2. Circulation Areas
Your entrance is looking great- don’t stop there. One of the biggest mistakes almost every developer makes is spending time creating a great apartment product and designing a stunning reception space, but forgetting the space in between.
Corridors are the underdog of every building I have ever worked on- apart from hotels. The hospitality industry has long-ago understood that circulation spaces are vital to the resident’s journey through the building and investing into durable, high-quality materials in this part of the building is always high on their agenda.
3. Smaller, but better
When working to a budget, resist the urge of trying to pack everything in. Focus on 3-4 key zones and design them to the best standard possible. Invest in commercial-grade furnishings which will outlast options available from retail manufacturers by a mile. Superior level of quality is achieved at a higher price point but this furniture will work hard to create the right ambience and look fresh in years to come. We want our public spaces to be lively and busy but for this we need to make sure the furnishings can withstand the use and still look fresh in years to come.
This is a not a one-fits-all recipe, but following this methodology of identifying your priorities and ‘big moves’ early on in the project can help to avoid the costly VE conversations later down the line.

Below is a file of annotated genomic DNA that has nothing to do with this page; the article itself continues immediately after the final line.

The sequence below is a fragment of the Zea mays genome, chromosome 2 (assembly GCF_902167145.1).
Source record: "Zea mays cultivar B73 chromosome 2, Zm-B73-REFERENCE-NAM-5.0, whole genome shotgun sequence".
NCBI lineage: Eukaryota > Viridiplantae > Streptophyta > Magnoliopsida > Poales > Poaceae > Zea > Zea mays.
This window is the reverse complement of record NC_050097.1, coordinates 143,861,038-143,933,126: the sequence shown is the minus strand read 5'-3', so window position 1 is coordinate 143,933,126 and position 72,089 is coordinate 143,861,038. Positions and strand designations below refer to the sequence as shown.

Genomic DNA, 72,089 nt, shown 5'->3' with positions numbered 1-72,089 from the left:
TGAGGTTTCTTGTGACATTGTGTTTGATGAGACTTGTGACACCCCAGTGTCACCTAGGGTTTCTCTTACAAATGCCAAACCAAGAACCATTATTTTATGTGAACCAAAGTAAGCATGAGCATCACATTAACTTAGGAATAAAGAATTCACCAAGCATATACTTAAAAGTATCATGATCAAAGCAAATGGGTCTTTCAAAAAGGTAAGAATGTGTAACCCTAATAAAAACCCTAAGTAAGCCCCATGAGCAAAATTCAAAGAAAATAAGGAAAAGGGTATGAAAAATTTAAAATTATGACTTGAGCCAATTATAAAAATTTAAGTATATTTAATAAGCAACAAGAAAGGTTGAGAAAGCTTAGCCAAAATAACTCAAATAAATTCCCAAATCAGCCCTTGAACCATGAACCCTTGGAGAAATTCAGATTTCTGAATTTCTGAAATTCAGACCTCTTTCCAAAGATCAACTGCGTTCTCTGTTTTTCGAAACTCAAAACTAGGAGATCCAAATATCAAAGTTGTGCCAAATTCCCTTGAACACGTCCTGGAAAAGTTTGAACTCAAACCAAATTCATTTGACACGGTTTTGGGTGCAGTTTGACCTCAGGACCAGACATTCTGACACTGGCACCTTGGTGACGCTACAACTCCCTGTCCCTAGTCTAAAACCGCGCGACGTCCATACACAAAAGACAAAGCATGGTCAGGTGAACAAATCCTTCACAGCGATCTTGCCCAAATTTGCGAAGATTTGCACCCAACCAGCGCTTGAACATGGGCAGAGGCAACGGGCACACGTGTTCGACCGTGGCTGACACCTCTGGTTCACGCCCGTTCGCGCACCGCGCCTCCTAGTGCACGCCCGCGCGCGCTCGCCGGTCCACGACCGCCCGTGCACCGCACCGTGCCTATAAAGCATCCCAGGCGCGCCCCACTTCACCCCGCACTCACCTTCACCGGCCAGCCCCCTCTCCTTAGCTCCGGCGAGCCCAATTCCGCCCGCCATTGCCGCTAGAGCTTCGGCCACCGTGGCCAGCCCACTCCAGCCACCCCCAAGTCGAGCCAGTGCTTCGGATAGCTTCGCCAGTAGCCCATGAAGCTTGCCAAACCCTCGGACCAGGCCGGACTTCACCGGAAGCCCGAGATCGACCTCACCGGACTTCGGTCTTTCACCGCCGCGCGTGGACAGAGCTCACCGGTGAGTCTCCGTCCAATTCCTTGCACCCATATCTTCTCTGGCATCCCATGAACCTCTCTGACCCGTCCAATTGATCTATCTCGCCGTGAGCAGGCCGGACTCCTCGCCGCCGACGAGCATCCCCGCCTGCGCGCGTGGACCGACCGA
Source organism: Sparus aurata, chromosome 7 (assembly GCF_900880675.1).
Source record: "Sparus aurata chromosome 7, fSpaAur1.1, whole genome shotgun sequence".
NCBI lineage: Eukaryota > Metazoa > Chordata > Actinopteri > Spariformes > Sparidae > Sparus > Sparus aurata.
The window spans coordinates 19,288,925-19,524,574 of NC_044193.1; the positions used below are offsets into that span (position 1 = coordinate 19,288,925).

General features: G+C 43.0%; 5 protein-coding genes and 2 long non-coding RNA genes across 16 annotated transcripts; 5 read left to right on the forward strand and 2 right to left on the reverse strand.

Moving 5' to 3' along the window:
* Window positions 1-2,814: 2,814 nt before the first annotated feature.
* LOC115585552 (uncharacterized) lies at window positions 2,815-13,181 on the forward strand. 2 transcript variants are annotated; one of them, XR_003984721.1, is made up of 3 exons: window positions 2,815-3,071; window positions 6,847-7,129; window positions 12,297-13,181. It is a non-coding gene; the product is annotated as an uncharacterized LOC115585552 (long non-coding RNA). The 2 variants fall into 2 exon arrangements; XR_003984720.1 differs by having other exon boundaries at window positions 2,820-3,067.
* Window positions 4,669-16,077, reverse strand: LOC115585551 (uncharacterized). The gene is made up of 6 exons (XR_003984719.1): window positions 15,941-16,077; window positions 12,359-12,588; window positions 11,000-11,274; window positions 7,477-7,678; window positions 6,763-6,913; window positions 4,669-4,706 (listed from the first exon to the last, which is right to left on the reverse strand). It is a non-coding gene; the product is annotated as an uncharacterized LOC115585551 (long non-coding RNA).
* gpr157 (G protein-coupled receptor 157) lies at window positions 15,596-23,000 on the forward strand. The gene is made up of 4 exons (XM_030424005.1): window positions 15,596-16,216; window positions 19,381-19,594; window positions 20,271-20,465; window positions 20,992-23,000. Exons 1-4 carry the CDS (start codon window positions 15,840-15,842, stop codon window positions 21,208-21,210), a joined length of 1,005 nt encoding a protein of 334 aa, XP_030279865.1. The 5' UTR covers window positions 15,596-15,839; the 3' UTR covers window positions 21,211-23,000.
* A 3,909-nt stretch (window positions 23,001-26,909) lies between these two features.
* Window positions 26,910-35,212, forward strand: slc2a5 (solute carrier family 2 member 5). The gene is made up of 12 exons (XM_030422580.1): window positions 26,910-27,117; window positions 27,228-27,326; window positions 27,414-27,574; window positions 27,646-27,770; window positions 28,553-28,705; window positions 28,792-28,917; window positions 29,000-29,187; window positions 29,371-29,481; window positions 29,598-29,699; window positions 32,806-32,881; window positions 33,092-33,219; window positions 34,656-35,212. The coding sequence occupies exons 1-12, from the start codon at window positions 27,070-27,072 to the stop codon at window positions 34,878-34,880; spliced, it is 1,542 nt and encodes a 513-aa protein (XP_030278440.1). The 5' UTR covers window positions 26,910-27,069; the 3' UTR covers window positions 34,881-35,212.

19 november 2018
by Anya Sokolskaya
Amenity, amenity, amenity
The new buzz word in property, especially in Build to Rent. By definition, amenity is something that makes our lives more pleasant and comfortable. In the new age of living, where large-scale mixed use developments have replaced rows of houses along a high-street, a well-considered amenity is as important as the age-old question of location, location, location.
In most BTR developments, where actual apartments are fairly generic and often spatially constrained, a well-designed resident amenity can serve as an extension of your living space and become a neighbourhood hub for the community.
One of the questions I often get asked at the beginning of the project is: “What amenity should be included within a Build to Rent scheme?”
It’s easy to jump to conclusions and match what the competition is doing but I would suggest before deciding on what amenity offer you would like to introduce in your development, consider this:
1. Who is this for? Most people settle in a particular area and when moving will naturally gravitate to the same area/location they are currently living in. This means that the majority of target client information can be compiled from the people already living in your development location. Who are they? What do they do? How old are they? Asking these questions will help to develop a better understanding of those whose needs you are addressing early on.
2. What conveniences are already located nearby? An on-site gym debate is something that always comes up and over the last 10 years has become more of a must-have for new developments. However, we all know that space is premium and if you can let a commercial unit to a professional operator or there is already a large big-brand gym nearby it might be easier ( and certainly more cost-effective) to agree a subsidised membership structure than build you own. Same goes for other considerations such as on-site cinemas, cafes and beauty rooms that have become synonymous with PRS.